For those who watch television series such as Orange Is The New Black, Pablo Schreiber who acts as Pornstache is not a strange name. Pablo who is the half brother of Liev Schreiber also had a small role in Vicky Christina Barcelona or Manchurian Candidate. Currently, Pablo is busy filming for The Brink; an HBO series which combine House of Cards and 24 but with dark humor. In his busy time, Pablo took time to talk to Jakartanistic by telephone.
Q: How would you describe your character in the show?
PS: I play a F-18 fighter pilot who gets scrambled to drop bombs on Pakistan, and when we meet him he’s in the middle of the hardest day – the worst day of his life, basically – and it only gets worse from there.
His life’s falling apart, he can’t pay his mortgage, he has an ex-wife who’s in the process of divorcing him and making him sell drugs on the aircraft carrier that he operates out of so that they can afford their life.And he has another girl who he’s had an affair with – well it’s not an affair because he’s getting divorced – but who he’s slept with who’s now just told him that she’s pregnant.
And in the middle of this s***storm of his life, he gets scrambled to drop bombs on Pakistan and ends up taking the wrong prescription drugs, and as he’s taking off he realizes that he took the wrong pill, and comedy ensues.
He sinks to very low depths, and the challenge of his character is to be an everyman. I’m the normal guy who is in the middle of a very hard time who then has to deal with extraordinarily ridiculous circumstances. The challenge of the job was to play very realistic reactions to ridiculous circumstances, and that’s where all the comedy comes from. It doesn’t come from creating a character like Pornstache and being ridiculous and making jokes – it comes from playing very seriously crazy circumstances.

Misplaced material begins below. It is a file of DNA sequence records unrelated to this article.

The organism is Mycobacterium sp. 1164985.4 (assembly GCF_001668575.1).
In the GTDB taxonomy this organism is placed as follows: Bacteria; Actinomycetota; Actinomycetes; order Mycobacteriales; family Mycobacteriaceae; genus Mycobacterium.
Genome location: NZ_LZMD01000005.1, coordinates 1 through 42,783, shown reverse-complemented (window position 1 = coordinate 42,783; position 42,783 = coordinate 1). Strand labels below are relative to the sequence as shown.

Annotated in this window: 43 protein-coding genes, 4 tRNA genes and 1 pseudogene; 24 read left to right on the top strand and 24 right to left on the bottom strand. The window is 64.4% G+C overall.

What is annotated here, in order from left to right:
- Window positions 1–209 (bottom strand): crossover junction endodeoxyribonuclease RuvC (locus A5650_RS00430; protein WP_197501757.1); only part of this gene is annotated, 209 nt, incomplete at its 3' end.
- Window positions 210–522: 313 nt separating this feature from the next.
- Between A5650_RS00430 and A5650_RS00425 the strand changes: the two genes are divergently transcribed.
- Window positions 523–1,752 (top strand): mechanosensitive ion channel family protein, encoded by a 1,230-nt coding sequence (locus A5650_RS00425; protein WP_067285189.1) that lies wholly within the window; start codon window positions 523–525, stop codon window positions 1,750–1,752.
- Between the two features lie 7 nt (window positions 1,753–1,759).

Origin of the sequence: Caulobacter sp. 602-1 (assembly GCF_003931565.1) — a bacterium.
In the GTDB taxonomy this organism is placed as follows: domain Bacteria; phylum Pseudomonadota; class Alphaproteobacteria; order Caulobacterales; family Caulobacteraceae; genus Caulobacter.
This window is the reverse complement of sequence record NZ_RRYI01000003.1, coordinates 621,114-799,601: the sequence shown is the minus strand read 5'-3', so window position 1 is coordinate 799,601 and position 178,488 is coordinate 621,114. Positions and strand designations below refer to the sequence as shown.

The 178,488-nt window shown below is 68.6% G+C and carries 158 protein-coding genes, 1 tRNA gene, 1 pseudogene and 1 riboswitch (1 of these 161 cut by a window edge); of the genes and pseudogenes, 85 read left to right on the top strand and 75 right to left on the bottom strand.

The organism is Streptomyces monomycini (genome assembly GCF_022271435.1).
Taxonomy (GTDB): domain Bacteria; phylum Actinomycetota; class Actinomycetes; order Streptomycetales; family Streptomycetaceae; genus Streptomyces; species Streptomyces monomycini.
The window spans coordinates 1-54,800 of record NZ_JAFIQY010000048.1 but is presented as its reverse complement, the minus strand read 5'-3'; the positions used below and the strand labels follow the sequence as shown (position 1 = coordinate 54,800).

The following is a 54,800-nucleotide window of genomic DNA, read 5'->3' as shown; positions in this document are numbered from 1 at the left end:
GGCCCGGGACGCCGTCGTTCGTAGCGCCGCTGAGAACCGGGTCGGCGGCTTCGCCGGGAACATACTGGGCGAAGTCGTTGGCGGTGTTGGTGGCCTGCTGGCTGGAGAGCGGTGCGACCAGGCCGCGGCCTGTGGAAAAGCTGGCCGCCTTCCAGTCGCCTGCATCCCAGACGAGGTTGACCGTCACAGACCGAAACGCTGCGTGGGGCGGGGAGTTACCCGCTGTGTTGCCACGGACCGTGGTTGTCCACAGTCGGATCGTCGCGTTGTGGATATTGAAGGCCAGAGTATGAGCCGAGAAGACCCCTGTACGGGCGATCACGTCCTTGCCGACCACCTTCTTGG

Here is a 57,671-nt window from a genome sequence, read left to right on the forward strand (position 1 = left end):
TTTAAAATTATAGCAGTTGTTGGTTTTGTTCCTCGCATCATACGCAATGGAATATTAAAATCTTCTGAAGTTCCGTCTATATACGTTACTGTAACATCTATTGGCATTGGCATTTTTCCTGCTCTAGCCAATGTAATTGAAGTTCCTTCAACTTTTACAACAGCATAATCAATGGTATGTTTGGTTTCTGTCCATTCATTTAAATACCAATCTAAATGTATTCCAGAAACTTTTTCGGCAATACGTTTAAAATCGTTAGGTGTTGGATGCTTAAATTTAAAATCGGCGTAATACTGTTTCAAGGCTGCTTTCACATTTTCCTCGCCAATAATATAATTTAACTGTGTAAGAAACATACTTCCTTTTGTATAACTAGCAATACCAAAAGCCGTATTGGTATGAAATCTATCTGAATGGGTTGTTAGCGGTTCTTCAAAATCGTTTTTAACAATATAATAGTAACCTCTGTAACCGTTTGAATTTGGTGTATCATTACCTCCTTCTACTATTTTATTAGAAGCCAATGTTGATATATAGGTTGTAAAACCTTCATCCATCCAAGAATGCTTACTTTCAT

Q: He’s a little bit Top Gun-gone-bad, isn’t he?
PS: Top Gun gone bad, that’s good – I’m going to use that.
Q: How much did you know about life on an aircraft carrier or being a fighter pilot when you took this on?
PS: Very little before I got this job. But then I went down to Miramar where they train the guys for this job and met a lot of the people that are currently doing the job.They were very receptive – they are great guys and they love the idea of being involved in an HBO TV show. They read the pilot.And they were not shocked by it, so I guess that tells you a little something about what might be going on behind closed doors.
I basically learned everything I know about that life after I got hired for the job. But it wasn’t a real research-heavy role. I went and I met these guys and I learned about life on the aircraft carrier, but then we were shooting it all on green screen, obviously; I wasn’t flying the jet.This job was about having fun and staying open and receptive to my scene partners and reacting genuinely to the madness that was ensuing around me.
Q: You said that the real-life F-18 pilots weren’t shocked – did any of them actually divulge any details of their self-medicating to you?